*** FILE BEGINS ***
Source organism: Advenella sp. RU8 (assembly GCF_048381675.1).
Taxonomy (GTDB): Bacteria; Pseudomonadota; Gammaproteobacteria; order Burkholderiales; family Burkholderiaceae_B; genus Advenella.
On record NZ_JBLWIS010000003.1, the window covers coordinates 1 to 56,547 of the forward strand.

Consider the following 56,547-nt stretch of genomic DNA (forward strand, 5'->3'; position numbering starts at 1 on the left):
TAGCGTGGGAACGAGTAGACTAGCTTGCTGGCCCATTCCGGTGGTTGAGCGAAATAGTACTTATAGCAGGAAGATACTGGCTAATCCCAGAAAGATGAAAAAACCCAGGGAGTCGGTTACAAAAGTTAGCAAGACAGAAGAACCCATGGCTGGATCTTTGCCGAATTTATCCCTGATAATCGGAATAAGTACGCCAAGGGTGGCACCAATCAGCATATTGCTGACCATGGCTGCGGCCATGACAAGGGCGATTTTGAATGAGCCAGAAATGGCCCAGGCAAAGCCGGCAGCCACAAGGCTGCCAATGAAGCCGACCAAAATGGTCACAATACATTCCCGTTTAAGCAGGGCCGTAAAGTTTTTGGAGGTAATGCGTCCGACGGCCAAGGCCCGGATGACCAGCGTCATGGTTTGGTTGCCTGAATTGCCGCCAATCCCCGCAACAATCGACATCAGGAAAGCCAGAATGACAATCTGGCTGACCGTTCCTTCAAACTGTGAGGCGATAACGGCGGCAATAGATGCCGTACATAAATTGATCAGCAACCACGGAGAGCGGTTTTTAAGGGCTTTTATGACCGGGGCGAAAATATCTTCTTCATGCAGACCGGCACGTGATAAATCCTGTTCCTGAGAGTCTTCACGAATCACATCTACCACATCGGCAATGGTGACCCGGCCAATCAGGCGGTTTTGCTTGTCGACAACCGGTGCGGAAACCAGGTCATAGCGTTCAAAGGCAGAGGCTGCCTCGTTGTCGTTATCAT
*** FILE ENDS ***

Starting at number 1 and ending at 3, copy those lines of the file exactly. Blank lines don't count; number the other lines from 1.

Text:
Source organism: Advenella sp. RU8 (assembly GCF_048381675.1).
Taxonomy (GTDB): Bacteria; Pseudomonadota; Gammaproteobacteria; order Burkholderiales; family Burkholderiaceae_B; genus Advenella.
On record NZ_JBLWIS010000003.1, the window covers coordinates 1 to 56,547 of the forward strand.